In a country where the population of peoples is more than 120 crore and on a daily basis some new business ventures take place. In such a big country it is not so easy to ascertain the fact that whether your registered trademark is being used or infringed by someone or not.
The question which arises in the mind of the registered owner of a trademark is when someone else uses his trade name without his prior permission is that what steps he should take to protect its infringement. As lots of effort, it takes to build a market and goodwill for one mark and it is completely unfair and illegal when the benefit of such goodwill goes to a person who actually does not deserve that.
This type of practice not only affect the goodwill of the registered trademark user but also to the public at large who believe that they are using the services of the owner of the trademark but the reality is altogether different.
So here in this article we are going to discuss about the legal steps to be taken when anyone come to know regarding infringement of its registered trademark and when such act is being done by any person without any kind of permission from registered owner and making undue, illegal profit from such activity at the cost of registered owner.First let’s understand what shall be considered as Trademark Infringement. Section 29 of the Trade Marks Act specifies “Trademark Infringement” as:
- A registered trademark is infringed by a person who, not being a registered proprietor (owner of trademark can also be a legal entity like LLP or Company or Trust, etc.,) or a person using by way of permitted use, uses in the course of trade, a mark which is identical with, or deceptively similar to, the trademark in relation to goods or services in respect of which the trademark is registered and in such manner as to render the use of the mark likely to be taken as being used as a trademark.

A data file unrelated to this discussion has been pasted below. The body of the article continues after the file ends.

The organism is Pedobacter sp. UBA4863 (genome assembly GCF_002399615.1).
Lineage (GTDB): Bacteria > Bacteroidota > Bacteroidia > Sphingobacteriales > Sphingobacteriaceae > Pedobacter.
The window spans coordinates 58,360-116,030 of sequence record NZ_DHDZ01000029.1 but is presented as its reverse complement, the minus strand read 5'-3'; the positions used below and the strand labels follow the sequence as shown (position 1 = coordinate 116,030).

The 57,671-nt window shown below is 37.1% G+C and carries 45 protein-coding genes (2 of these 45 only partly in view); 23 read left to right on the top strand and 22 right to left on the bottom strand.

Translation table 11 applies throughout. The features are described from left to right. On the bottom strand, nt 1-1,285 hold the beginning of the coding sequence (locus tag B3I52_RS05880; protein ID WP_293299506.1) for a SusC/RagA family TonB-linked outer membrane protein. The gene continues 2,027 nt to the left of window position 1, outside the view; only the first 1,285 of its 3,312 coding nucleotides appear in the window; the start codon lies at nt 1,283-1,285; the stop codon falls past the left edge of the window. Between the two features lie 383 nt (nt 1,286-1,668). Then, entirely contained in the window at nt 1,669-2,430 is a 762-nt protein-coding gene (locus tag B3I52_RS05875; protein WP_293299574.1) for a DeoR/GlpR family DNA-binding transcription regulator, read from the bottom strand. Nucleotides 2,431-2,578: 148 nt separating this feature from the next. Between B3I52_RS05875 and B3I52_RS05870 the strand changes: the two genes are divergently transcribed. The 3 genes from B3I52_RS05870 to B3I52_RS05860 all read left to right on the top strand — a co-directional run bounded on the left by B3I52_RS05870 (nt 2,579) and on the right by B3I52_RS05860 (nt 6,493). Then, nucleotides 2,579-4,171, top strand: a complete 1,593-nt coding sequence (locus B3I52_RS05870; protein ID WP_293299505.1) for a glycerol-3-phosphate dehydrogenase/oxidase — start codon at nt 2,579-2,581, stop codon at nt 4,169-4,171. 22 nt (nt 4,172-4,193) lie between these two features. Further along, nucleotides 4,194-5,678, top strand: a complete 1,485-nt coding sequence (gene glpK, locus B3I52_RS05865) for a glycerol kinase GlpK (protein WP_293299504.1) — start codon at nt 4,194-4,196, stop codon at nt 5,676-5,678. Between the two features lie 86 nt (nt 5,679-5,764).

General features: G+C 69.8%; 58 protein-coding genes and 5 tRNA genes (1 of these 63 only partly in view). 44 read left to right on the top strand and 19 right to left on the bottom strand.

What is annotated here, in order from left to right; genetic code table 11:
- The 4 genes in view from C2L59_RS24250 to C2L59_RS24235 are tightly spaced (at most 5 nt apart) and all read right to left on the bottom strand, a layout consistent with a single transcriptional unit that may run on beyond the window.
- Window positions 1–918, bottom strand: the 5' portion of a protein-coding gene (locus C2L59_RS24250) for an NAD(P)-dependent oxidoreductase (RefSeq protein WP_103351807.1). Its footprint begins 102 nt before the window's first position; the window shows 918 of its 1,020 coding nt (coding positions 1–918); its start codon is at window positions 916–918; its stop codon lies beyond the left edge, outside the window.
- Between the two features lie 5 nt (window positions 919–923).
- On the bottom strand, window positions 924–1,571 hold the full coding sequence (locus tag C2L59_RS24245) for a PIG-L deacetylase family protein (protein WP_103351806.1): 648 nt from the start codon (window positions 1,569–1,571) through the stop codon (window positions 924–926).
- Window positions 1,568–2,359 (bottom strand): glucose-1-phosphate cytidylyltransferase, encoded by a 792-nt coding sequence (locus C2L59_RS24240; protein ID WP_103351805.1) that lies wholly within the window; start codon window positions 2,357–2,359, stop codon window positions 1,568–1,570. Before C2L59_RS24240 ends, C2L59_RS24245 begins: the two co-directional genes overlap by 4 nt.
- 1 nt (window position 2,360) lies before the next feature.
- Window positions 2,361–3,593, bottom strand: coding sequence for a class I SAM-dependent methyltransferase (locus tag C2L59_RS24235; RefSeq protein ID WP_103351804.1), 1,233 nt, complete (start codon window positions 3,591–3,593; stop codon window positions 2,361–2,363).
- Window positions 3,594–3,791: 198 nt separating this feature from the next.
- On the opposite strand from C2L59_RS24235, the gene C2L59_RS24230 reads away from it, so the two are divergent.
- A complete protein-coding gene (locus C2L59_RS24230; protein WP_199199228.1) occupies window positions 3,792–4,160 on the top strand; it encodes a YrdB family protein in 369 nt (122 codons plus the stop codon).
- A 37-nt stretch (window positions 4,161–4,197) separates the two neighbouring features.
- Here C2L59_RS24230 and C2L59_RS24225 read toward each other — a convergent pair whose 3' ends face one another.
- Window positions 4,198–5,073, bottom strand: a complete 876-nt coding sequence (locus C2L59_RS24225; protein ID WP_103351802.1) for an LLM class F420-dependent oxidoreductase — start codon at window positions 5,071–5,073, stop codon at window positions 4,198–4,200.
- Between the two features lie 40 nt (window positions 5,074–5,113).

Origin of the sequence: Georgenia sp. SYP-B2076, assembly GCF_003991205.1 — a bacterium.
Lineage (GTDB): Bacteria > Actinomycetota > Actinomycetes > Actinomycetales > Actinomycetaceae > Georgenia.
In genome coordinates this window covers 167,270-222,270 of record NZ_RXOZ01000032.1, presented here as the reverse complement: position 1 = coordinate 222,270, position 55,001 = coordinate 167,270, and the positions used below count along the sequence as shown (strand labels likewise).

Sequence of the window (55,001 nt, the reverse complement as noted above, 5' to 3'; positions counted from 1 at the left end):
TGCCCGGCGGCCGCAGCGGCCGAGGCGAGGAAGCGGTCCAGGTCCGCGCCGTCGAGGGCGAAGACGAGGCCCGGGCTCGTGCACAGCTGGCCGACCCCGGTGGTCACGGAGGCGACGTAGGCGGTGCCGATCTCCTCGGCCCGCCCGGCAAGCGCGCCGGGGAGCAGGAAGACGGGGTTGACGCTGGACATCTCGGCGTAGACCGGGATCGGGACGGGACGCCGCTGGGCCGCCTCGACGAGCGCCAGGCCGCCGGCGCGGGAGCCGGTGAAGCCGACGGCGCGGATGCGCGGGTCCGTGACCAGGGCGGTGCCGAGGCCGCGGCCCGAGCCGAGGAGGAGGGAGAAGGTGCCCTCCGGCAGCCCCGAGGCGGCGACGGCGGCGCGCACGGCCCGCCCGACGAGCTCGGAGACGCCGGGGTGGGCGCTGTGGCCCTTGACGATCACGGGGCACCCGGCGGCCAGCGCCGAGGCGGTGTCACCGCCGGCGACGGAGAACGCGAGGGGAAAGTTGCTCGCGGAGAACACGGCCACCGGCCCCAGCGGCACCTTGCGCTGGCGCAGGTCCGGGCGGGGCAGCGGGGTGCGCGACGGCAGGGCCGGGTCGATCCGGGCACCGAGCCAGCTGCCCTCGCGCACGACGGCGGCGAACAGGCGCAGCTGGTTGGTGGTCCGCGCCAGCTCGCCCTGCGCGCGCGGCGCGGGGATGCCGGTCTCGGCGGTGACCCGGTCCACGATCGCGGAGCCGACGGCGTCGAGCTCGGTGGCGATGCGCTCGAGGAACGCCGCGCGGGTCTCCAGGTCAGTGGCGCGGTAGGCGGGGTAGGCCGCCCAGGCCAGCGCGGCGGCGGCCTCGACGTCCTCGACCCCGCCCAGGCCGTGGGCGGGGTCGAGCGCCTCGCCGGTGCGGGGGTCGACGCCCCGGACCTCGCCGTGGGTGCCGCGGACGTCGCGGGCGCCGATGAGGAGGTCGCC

- A registered trademark is infringed by a person who, not being a registered proprietor or a person using by way of permitted use, uses in the course of trade, a mark which because of:
- a. its identity with the registered trademark and the similarity of the goods or services covered by such registered trademark; or
- b. its similarity to the registered trademark and the identity or similarity of the goods or services covered by such registered trademark; or
- c. its similarity to the registered mark and the identity or similarity of the goods or services covered by such registered trademark; or
- c. its identity with the registered trademark and the identity of the goods or services covered by such registered trademark, is likely to cause confusion on the part of the public, or which is likely to have an association with the registered trademark.
- In any case falling under clause (c) of sub-section 2 (above mentioned section), the Court shall presume that it is likely to cause confusion on the part of the public.
- A registered trademark is infringed by a person who, not being a registered proprietor or a person using by way of permitted use, uses in the course of trademark, a mark which:
- a. is identical with or similar to the registered trademark; and
- b. is used in relation to goods or services which are not similar to those for which the trademark is registered; and
- c. the registered trademark has a reputation in India and the use of the mark without due cause takes unfair advantage of or is detrimental to, the distinctive character or repute of the registered trademark.
- A registered trademark is infringed by a person if he uses such registered trademark, as his trade name or part of his trade name, or name of his business concern or part of the name, of his business concern dealing in goods or services in respect of which the trademark is registered.